The edition I have has no blurb on the back cover, just a huge photo of Shatner, staring out at you, piercingly.
What features the man has! What mystiq...moreThe edition I have has no blurb on the back cover, just a huge photo of Shatner, staring out at you, piercingly.
What features the man has! What mystique, what writing talent!
I quite enjoyed this, actually. It's trashy, and doesn't occupy the mind too much, but it bumbles along at a fair pace and I even found myself a little disappointed to find the story incomplete and waiting for the next installment.
Shatner's universe isn't terribly well developed, but has some nice shades and is padded out in the right places. The plot is simple and fairly vague at times, while the language is fairly simplistic.
Happily, it's only a couple of hundred pages long, and not too full of itself. Scurrying from rendesvous to las-gun fight, his characters are blissfully unaware of their cult importance.
But this can be overlooked in favour of Shatner's effective style. It's not a classic of sci-fi, not by a long shot, but it's by no means as despicable as its reputation suggests!
This trashy thriller is so contrived I nearly cried. Not for the first time I'm grateful a book doesn't ta...morePeople keep on buying me books I won't like.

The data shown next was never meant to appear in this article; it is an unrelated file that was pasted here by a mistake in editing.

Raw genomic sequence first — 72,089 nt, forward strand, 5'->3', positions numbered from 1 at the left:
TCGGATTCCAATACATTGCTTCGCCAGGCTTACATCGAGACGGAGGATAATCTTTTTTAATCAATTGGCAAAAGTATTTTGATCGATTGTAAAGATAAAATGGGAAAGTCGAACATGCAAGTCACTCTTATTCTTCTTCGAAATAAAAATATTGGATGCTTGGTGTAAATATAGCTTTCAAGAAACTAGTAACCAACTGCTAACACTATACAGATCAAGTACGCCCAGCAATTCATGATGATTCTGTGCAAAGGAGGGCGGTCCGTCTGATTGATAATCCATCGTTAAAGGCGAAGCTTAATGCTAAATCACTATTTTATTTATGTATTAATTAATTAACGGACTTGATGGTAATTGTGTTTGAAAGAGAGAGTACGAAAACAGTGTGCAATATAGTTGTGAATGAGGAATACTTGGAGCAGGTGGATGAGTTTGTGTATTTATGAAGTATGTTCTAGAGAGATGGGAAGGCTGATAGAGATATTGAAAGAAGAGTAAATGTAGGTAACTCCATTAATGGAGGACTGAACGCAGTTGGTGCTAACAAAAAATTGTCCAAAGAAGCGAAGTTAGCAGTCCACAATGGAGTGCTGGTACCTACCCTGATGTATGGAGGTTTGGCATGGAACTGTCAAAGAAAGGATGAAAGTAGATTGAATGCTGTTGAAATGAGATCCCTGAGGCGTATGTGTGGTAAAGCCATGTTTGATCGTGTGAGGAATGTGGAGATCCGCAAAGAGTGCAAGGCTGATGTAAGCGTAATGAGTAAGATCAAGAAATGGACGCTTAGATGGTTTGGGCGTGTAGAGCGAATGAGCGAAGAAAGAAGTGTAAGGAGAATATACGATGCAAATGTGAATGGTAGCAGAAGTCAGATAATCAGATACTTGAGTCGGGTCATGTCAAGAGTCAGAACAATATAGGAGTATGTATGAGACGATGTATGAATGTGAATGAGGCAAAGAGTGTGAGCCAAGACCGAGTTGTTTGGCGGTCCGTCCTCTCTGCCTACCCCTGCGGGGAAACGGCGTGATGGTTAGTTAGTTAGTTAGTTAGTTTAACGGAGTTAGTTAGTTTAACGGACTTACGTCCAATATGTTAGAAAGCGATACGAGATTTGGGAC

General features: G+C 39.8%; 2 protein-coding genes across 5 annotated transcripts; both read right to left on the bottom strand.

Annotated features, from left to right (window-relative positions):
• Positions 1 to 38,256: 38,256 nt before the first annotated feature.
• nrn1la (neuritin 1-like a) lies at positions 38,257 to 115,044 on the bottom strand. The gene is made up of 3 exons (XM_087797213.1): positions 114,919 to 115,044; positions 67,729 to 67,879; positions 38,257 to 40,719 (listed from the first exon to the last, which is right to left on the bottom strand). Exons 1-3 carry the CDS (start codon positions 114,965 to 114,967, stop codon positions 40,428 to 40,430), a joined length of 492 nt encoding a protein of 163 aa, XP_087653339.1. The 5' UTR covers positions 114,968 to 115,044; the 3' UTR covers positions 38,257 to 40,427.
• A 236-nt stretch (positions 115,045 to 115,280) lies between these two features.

This trashy thriller is so contrived I nearly cried. Not for the first time I'm grateful a book doesn't take long to read.
Comparisons to The Da Vinci Code are inevitable, because this is in precisely the same vein throughout. It's not the only book Bourne's paid close attention to. From the very start the characters and plot are formulaic beyond belief.
An example; at least 5 times a chapter, there are hints about "something happening in africa in the past" that are so tedious I was driven to tears. This continues until the secret is revealed to a character who has become a confidant. I have no idea why I was still reading at this stage.
While Bourne writes in a more interesting way than Brown, he's not as engaging. The story doesn't flow like The Da Vinci Code, it's simply not as gripping or intriguing.